Auke Bay Elementary school will get $18.7 million for renovations, while an assemblyman and citizen voiced concern about the project.
The City Assembly approved the funds 8-1 Monday night, with Assemblyman Randy Wanamaker dissenting.
Resident Mary Anderson said she had the opportunity several years ago to work on a partial condition survey for reroofing the elementary school.
“In my opinion, it is the worst designed structurally,” she said. “If all things were financially equal, I would like to see the whole school torn down and rebuilt. That said ... I strongly recommend the bond issue be put out for the voters.”
Wanamaker shared Anderson’s concerns, adding that he would not support funding renovations at that school.
“I believe the district is missing an opportunity to examine a school in the Lemon Creek area,” he said. “It deserves its own neighborhood school and this may be the opportunity. I share the opinion Auke Bay is not the facility we would like to see our children in. The money spent renovating is not the best way to spend resources.”
Wanamaker suggested giving taxpayers a break and urging the school district to examine whether a new school could be built in Lemon Creek or Auke Bay. He suggested they also look at combining schools due to declining enrollment.
In other business, the assembly approved raising water and wastewater rates in another 8-1 vote with Wanamaker again dissenting.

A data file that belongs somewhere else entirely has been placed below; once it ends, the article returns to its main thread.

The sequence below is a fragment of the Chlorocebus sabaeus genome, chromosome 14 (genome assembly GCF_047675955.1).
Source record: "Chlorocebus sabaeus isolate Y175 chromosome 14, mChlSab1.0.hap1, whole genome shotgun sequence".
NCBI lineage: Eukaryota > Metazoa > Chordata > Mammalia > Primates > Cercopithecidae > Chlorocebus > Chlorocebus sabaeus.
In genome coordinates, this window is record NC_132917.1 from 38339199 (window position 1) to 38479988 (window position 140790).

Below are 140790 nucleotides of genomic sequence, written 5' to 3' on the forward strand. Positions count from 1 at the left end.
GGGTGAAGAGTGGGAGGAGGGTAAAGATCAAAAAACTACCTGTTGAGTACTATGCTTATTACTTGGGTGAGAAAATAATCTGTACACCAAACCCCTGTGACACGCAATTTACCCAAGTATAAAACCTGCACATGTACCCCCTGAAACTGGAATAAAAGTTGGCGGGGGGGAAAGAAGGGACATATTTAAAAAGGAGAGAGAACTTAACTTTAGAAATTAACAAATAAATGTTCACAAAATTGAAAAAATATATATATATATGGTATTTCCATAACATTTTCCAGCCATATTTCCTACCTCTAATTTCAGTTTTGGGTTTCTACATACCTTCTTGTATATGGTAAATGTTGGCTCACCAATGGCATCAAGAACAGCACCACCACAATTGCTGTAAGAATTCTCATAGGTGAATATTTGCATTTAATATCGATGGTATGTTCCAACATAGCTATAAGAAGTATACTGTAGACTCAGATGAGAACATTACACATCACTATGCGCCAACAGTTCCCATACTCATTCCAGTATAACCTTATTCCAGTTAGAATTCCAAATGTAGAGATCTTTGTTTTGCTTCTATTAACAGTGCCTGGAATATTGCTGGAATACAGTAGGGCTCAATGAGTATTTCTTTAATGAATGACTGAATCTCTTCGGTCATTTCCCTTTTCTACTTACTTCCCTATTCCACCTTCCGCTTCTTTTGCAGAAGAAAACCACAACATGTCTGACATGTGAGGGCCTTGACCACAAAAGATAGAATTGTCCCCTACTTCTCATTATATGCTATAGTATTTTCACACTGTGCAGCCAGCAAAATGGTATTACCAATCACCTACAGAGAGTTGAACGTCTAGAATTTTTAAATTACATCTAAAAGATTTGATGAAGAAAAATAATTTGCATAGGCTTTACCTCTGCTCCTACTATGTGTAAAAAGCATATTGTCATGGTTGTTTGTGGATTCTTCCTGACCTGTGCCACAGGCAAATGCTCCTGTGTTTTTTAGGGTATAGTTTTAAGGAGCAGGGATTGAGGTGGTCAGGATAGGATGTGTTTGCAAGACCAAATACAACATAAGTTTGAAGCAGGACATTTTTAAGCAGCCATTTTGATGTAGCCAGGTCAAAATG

The ordinance increases service rates by 7 percent, effective immediately for the remainder of fiscal year 2011 and again in fiscal year 2012.
The ordinance was drafted to maintain ongoing operations and expenses, capital-related replacements, debt service and financing and other financial considerations.
Resident Wilma Kirkpatrick said she’s on a fixed income and currently pays $83 for water — just by herself. She said the water should be metered just like electric and people should pay for what they actually use. Kirkpatrick noted that she uses far less water than a couple with children would.
Assemblyman Jonathan Anderson said that has been discussed and explained in a number of meetings. He said Public Works Director Joe Buck is organizing a study and having a consultant come up and evaluate those city functions, including what it would cost to do metering.
“I’m a particular fan of metering as well,” he said. “We’re supposed to get that data soon on what that would cost.”
Wanamaker said he would not support the increase at this time because the study wasn’t complete.
“I don’t think there’s enough evidence that it’s warranted,” he said. “We don’t know if we’re overcharging, undercharging. We don’t know that. We have not gained the knowledge we need to justify another rate increase.”
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